Typically, as we have seen, the cases attempt to determine the question whether waiver has occurred by focusing on two related matters. The first is the nature of what has been revealed; is it the substance, the gist, content or merely the effect of the advice? The second is the circumstances in which it is revealed; has it simply been referred to, used, deployed or relied upon in order to advance the party’s case? …
Having said that, we do accept that the authorities hold fast to the principle that legal advice privilege is an extremely important protection and that waiver is not easily established in that context something more than the effect of the advice must be disclosed befree any question of waiver can arise.
However, in our view, the answer to the question whether waiver has occurred or not depends upon considering together both what has been disclosed and the circumstances in which disclosure has occurred. As to the latter, the authorities in England strongly support the view that a degree of reliance is required before waiver arises, but there may be issues as to the extent of the reliance. Ultimately, there is the single composite question of whether, having regard to these considerations, fairness requires that the full advice be made available. A court might, for example, find it difficult to say what side of the contents/effect line a particular disclosure falls, but the answer to whether there has been waiver may be easier to discern if the focus is on the question whether fairness requires full disclosure.” (paras 62 -67)
Elias J had continued at paragraph 79:
“We agree that the law should be careful not too readily to find that relatively casual references to legal advice in collective bargaining negotiations constitute a waiver of privilege…In particular, if there is no reliance on these references then, even if they are relatively detailed, that will still not lead to waiver of privilege. If on the other hand there is reliance, it is only fair that the full advice (at least with respect to any relevant issue disclosed) should be produced.”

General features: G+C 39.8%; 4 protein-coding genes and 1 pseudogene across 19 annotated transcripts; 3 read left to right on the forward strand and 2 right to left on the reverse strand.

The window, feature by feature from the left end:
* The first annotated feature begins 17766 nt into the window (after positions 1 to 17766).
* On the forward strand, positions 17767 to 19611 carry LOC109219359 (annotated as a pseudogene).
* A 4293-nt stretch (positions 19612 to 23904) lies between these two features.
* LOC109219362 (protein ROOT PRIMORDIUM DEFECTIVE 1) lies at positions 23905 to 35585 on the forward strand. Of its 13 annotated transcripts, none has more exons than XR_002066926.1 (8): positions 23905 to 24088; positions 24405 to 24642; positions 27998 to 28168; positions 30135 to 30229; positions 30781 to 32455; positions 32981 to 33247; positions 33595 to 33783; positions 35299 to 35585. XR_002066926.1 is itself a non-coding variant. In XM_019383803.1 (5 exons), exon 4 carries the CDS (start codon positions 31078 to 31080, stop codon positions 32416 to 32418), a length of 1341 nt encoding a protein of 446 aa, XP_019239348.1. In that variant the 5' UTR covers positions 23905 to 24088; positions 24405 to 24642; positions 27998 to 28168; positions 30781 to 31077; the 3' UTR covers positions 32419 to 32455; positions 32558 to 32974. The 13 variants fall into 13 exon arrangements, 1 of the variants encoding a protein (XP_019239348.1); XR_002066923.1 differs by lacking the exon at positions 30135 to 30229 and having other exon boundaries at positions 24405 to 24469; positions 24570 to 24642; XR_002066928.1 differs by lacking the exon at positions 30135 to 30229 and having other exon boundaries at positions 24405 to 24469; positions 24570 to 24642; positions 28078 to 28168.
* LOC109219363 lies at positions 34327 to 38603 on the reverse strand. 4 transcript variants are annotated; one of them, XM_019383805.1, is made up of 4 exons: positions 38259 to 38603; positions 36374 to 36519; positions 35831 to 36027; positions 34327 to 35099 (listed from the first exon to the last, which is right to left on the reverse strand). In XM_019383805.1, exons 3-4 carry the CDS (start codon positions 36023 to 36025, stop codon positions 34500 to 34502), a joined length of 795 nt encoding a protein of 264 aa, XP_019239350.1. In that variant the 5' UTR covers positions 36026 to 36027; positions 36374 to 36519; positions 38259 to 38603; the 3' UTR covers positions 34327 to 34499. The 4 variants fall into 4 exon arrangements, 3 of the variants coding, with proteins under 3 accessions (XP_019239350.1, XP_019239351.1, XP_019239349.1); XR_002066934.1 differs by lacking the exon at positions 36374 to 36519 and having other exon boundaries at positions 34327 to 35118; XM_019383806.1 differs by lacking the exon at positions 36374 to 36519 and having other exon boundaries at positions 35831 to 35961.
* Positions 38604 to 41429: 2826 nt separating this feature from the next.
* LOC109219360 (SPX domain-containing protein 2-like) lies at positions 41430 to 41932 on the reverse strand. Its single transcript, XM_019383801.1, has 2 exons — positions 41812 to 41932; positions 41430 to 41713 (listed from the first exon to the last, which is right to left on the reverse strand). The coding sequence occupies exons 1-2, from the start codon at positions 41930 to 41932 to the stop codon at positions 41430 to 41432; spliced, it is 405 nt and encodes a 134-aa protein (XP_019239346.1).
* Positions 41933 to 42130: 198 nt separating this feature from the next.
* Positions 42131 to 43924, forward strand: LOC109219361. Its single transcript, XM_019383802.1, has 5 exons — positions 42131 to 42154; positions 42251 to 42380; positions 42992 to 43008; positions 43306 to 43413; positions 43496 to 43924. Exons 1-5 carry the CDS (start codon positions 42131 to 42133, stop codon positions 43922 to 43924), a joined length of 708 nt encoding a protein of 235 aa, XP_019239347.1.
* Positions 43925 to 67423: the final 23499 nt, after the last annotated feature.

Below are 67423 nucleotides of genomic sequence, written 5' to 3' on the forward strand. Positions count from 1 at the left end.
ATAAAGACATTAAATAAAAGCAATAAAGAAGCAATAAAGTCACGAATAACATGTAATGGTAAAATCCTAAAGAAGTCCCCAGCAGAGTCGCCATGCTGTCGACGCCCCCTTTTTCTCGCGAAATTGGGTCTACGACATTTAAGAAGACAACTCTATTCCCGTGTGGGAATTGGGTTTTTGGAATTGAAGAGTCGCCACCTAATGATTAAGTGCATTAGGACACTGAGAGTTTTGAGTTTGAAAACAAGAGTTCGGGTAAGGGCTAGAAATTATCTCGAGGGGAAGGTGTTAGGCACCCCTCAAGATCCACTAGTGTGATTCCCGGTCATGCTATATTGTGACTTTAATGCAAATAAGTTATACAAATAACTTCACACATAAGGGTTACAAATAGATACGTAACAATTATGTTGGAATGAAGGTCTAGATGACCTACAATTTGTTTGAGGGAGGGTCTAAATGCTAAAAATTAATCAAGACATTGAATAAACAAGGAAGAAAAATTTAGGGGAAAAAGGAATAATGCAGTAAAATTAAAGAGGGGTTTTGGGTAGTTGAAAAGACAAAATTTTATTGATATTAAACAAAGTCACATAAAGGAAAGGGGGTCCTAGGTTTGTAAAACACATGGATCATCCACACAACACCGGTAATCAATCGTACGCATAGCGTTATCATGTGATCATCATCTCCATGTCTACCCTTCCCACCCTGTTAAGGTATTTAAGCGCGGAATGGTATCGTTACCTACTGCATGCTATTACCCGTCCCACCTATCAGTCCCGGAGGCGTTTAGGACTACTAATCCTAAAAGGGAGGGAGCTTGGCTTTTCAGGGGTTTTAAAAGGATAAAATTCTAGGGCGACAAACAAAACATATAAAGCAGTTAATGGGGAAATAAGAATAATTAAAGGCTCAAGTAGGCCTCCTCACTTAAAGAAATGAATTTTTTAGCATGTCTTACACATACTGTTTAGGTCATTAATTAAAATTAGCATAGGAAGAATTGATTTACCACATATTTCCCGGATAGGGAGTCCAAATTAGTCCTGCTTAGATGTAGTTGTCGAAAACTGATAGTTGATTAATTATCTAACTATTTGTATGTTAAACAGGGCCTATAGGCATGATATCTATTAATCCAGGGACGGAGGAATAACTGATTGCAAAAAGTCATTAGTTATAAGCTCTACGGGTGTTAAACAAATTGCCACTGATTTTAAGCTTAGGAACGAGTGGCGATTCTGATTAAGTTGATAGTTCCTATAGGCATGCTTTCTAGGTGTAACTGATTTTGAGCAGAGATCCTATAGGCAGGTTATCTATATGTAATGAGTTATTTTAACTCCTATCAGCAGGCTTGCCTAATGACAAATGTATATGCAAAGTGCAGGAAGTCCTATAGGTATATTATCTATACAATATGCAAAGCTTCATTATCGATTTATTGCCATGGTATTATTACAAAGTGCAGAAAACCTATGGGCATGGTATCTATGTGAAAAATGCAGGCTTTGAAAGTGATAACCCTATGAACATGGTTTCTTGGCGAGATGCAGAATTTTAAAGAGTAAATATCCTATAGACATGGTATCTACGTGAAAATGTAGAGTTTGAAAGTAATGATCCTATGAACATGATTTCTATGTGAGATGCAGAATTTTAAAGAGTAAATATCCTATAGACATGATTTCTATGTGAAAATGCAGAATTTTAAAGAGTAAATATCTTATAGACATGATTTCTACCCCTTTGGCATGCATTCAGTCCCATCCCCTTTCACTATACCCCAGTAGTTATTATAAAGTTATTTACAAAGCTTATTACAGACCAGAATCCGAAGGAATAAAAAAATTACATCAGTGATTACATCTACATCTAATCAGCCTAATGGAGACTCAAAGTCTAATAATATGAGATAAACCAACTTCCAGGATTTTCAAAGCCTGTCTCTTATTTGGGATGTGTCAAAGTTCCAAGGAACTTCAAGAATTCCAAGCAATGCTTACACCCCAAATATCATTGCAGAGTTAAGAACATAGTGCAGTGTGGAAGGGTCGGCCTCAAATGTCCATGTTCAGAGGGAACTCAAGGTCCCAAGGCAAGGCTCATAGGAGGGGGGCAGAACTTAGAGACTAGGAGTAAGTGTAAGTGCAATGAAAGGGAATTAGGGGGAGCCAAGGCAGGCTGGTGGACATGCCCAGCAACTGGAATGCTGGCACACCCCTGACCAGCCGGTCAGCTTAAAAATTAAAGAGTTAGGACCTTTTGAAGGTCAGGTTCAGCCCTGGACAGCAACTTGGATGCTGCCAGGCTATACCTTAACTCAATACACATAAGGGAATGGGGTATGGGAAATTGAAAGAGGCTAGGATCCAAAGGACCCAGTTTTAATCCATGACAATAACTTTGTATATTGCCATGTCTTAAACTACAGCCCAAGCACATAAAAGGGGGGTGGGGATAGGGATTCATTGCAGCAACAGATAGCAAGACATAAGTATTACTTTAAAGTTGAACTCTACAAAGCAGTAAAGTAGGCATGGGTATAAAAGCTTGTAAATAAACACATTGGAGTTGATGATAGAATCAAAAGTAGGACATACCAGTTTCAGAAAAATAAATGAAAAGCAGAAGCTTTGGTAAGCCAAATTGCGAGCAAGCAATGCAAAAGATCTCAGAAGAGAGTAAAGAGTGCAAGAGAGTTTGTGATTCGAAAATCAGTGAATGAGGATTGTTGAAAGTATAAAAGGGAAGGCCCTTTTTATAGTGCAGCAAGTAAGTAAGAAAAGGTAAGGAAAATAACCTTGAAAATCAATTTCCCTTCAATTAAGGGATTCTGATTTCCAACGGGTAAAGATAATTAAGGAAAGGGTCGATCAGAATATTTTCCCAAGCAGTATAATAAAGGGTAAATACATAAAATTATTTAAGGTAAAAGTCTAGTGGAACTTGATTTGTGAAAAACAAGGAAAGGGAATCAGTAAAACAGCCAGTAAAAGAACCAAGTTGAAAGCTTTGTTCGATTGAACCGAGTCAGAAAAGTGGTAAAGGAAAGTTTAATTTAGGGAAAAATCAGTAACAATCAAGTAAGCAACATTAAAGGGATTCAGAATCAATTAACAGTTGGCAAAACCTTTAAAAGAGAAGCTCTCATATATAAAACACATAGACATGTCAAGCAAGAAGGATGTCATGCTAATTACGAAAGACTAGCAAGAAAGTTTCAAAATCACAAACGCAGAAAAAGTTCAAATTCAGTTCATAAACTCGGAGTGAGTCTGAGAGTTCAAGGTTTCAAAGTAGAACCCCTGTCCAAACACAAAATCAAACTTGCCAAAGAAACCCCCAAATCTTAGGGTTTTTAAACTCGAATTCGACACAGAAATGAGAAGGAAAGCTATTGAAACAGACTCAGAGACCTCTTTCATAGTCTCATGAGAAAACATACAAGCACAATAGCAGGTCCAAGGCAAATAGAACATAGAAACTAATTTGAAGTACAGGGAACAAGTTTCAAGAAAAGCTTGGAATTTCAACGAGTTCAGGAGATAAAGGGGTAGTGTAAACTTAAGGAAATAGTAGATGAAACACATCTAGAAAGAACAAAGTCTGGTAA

Cohen J held that W had indeed “invited H into the consultation room” (24).
He determined that it was plain that W was advancing a case that her instructions had been misconstrued, misquoted or not followed and that she was expressly challenging what her lawyers quoted her instructions to be. This amounted to “a radical change of direction in her case which goes to its substance” (24).
As a result, it “would not be fair for H to be put in the position where he could not challenge this statement by reference to what are likely to be contemporaneous notes, emails or other communications” (25).
It did not matter that W had avoided specifying a particular conversation or did not refer to the advice itself which was “neither here nor there” (26).
It was, however, relevant that W had “opened up the question of what she told her advisors. She puts it squarely in issue and is relying upon what she told her agents” (26).
Having reached that conclusion, he determined that to allow H to “see the whole of the file goes too far” (31).
W would be required to disclose: “(i) such material, whether attendance notes or communications, in which W’s instructions are given or noted as to when the parties separated and when marital relations between them ceased; ii) copies of all such communications and notes so as to identify those to whom W gave her instructions and the language in which those instructions were given as to the specific matters set out in i); and iii) Those documents identifying when the draft petition was sent to W or any communication with her about its contents, whether coming to W from her advisors or from W to them” (para 32).
W was ordered to pay the costs of H’s summons on the standard basis.